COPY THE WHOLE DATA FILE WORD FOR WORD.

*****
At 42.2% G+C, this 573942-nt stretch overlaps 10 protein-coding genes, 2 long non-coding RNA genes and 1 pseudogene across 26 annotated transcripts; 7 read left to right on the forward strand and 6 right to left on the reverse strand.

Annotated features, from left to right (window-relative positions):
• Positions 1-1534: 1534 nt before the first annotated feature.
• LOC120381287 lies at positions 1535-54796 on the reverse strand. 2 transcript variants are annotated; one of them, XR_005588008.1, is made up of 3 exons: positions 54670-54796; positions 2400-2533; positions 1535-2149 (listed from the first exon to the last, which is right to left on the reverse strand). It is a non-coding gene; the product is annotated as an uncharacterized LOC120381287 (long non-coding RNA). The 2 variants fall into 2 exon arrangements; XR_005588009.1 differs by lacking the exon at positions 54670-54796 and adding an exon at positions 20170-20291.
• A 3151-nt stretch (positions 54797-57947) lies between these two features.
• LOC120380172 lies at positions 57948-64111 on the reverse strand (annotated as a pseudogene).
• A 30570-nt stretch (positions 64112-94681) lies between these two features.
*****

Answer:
At 42.2% G+C, this 573942-nt stretch overlaps 10 protein-coding genes, 2 long non-coding RNA genes and 1 pseudogene across 26 annotated transcripts; 7 read left to right on the forward strand and 6 right to left on the reverse strand.

Annotated features, from left to right (window-relative positions):
• Positions 1-1534: 1534 nt before the first annotated feature.
• LOC120381287 lies at positions 1535-54796 on the reverse strand. 2 transcript variants are annotated; one of them, XR_005588008.1, is made up of 3 exons: positions 54670-54796; positions 2400-2533; positions 1535-2149 (listed from the first exon to the last, which is right to left on the reverse strand). It is a non-coding gene; the product is annotated as an uncharacterized LOC120381287 (long non-coding RNA). The 2 variants fall into 2 exon arrangements; XR_005588009.1 differs by lacking the exon at positions 54670-54796 and adding an exon at positions 20170-20291.
• A 3151-nt stretch (positions 54797-57947) lies between these two features.
• LOC120380172 lies at positions 57948-64111 on the reverse strand (annotated as a pseudogene).
• A 30570-nt stretch (positions 64112-94681) lies between these two features.